Don Caspar on Jim Watson, Writer: The Double Helix
  Don Caspar     Biography    
Recorded: 01 Jan 2001

Oh, yeah, about Jim as a writer—I think it was after he’d published The Double Helix that Francis said he was going to write his version of the story. Do you know about this? That he was going to call his book The Loose Screw. And the first sentence was: “Jim was always clumsy with his hands.”

Oh, I mean, as I say with The Double Helix, it was, you know, 1955-1956 that you know I heard… We would go to dinner in Pasadena, and this sort of not much in the way of entertainment or social life. Jim would, you know, was really sort of reciting what he was going to write, because so much of what is written there that he had verbalized. He may have actually had written drafts of this. It is a good story, because its such a dramatic event. But, you know, the portrayal of Rosalind Franklin is comic because it has no relation to her character or her appearance. Sort of putting glasses on her and calling her “blue stockings.” She never wore glasses in her life! And it is, I think a lot of things with memory that it’s so easy to remember things very clearly and it turns out that they have no contact with what actually happened.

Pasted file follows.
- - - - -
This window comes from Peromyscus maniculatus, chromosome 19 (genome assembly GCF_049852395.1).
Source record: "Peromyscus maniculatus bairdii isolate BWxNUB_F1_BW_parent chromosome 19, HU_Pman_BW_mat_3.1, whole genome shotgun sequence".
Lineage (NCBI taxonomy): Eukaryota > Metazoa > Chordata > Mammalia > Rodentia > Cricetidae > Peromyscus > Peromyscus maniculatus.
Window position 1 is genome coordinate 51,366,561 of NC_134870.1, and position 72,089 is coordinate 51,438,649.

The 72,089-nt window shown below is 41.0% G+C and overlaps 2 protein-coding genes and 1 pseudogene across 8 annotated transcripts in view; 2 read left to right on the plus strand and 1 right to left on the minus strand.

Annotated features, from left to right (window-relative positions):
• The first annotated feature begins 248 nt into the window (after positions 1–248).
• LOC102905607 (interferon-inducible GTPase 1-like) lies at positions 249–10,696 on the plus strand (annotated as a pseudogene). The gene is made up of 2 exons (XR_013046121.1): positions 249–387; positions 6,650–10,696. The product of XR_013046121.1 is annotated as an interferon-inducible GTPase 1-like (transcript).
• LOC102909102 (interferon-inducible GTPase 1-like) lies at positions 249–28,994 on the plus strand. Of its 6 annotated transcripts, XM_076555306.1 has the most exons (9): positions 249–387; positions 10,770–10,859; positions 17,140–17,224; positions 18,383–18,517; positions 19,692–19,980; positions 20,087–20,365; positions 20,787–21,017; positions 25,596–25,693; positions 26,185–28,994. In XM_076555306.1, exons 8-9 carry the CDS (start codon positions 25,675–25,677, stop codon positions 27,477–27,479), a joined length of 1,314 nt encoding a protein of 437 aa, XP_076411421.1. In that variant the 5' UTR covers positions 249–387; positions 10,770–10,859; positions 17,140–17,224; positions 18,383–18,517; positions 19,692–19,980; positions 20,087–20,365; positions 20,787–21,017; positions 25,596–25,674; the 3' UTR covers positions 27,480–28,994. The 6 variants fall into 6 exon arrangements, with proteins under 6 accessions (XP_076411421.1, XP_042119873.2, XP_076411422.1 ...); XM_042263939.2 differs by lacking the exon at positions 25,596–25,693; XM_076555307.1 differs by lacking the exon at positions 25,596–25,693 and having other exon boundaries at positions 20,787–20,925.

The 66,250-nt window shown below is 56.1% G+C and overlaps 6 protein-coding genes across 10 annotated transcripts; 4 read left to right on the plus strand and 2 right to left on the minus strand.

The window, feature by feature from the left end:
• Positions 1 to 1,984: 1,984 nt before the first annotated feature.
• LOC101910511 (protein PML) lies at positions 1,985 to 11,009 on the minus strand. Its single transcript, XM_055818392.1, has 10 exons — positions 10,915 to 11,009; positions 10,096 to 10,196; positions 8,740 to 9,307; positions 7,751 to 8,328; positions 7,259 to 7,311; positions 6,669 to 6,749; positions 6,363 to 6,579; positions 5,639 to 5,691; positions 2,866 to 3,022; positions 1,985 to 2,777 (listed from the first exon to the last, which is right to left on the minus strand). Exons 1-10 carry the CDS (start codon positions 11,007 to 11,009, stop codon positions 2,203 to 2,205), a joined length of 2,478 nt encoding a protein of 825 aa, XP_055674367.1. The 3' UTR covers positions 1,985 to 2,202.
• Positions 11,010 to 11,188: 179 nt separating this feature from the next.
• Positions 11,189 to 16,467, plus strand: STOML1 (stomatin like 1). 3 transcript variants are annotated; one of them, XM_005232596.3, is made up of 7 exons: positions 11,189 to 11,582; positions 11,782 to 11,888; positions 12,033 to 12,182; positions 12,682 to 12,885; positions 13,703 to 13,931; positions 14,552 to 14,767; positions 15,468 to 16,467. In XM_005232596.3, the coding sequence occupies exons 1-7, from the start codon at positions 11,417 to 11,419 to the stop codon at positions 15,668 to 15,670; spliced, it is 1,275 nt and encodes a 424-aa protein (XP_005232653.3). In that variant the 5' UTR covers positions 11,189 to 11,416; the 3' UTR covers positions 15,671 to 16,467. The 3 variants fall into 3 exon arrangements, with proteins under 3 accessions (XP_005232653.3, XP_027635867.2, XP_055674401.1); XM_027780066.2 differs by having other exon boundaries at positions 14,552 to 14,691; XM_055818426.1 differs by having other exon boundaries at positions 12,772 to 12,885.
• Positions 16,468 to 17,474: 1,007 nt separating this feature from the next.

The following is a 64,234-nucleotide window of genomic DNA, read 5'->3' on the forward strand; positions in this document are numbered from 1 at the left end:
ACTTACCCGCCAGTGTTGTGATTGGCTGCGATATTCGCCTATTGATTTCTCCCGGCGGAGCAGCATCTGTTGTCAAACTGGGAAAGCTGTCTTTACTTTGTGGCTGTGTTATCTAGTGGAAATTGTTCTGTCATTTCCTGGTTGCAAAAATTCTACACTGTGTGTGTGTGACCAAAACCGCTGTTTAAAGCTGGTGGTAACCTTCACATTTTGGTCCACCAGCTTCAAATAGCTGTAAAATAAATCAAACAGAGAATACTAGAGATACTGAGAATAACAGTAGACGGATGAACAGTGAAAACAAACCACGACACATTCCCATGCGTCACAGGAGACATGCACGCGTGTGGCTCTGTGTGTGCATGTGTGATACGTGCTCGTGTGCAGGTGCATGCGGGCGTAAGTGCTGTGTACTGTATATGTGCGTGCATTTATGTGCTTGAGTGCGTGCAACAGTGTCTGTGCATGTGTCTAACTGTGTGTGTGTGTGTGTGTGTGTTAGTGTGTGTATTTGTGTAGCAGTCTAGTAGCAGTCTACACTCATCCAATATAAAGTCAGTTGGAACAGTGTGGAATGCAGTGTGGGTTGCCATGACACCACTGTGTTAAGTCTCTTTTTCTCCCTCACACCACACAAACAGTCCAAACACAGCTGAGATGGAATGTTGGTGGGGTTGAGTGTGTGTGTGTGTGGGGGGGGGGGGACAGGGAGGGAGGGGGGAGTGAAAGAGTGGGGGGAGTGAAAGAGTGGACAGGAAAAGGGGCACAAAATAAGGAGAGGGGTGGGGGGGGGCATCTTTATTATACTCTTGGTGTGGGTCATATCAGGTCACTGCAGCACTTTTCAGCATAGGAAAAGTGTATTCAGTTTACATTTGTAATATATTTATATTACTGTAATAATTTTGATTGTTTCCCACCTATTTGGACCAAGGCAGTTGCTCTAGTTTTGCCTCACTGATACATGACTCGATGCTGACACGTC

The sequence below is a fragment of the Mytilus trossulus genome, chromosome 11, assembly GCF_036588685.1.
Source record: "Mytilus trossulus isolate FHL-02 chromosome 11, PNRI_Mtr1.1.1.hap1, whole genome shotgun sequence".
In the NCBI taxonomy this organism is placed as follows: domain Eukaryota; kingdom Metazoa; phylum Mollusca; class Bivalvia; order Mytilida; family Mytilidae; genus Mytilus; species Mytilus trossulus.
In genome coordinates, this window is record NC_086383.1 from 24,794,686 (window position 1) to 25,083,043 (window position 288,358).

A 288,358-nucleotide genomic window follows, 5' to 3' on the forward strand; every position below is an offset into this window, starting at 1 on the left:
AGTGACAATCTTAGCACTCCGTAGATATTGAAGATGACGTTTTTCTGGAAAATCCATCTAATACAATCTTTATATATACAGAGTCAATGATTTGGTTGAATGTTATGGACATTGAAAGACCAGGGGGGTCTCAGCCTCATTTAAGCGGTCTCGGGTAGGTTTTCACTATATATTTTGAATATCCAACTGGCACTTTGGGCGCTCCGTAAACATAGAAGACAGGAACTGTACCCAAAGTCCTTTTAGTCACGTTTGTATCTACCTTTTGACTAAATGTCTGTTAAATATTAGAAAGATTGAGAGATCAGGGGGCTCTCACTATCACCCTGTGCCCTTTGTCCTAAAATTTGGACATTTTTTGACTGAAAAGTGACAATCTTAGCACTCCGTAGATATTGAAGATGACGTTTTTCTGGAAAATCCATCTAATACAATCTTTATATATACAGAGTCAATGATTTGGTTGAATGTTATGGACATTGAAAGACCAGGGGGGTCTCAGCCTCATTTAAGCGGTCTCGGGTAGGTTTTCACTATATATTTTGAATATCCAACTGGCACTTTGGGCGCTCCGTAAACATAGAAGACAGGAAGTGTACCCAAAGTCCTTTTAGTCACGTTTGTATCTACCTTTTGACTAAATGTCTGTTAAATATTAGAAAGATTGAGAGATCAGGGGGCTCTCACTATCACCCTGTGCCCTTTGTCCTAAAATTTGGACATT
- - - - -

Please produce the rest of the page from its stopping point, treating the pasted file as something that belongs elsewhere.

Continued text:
Donald Caspar, structural biologist and crystallographer, is a professor emeritus of Biological Sciences at the Institute of Molecular Biophysics at Florida State University in Tallahassee, Florida and is also a member of the National Academy of Sciences.

Born on January 8, 1927, he received his B.A. in Physics from Cornell University in 1950, and his his Ph.D. in Biophysics from Yale University in 1955. Caspar is interested in protein adaptability, virus assembly, protein plasticity and x-ray diffraction. He currently researches the mechanics of protein movements by executing structural studies.

He has attended many symposia at Cold Spring Harbor Laboratory, starting in 1961, and worked with Watson at Caltech and Harvard. He is a member of the National Academy of Science. Dr. Casper is a long-time friend and colleague of Dr. James D. Watson as well as many of the early pioneers in molecular biology, including Dr. Rosalind Franklin.